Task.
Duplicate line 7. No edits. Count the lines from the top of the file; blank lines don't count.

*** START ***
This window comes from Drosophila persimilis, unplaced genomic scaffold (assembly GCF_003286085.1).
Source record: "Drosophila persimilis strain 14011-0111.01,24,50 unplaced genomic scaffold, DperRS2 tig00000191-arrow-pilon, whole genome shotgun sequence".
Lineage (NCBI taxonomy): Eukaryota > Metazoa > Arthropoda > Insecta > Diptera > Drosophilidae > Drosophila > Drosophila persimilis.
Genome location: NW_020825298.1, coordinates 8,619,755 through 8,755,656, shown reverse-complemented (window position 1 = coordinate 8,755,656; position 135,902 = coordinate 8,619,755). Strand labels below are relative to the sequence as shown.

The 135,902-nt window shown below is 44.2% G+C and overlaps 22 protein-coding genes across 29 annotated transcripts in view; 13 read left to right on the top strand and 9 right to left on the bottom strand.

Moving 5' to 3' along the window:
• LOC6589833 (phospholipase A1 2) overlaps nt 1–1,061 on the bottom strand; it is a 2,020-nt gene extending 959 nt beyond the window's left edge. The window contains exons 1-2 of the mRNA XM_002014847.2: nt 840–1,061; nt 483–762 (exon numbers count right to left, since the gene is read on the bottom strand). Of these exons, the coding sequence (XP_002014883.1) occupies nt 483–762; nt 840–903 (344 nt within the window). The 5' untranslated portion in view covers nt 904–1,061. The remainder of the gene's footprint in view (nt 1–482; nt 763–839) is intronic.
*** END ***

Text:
• LOC6589833 (phospholipase A1 2) overlaps nt 1–1,061 on the bottom strand; it is a 2,020-nt gene extending 959 nt beyond the window's left edge. The window contains exons 1-2 of the mRNA XM_002014847.2: nt 840–1,061; nt 483–762 (exon numbers count right to left, since the gene is read on the bottom strand). Of these exons, the coding sequence (XP_002014883.1) occupies nt 483–762; nt 840–903 (344 nt within the window). The 5' untranslated portion in view covers nt 904–1,061. The remainder of the gene's footprint in view (nt 1–482; nt 763–839) is intronic.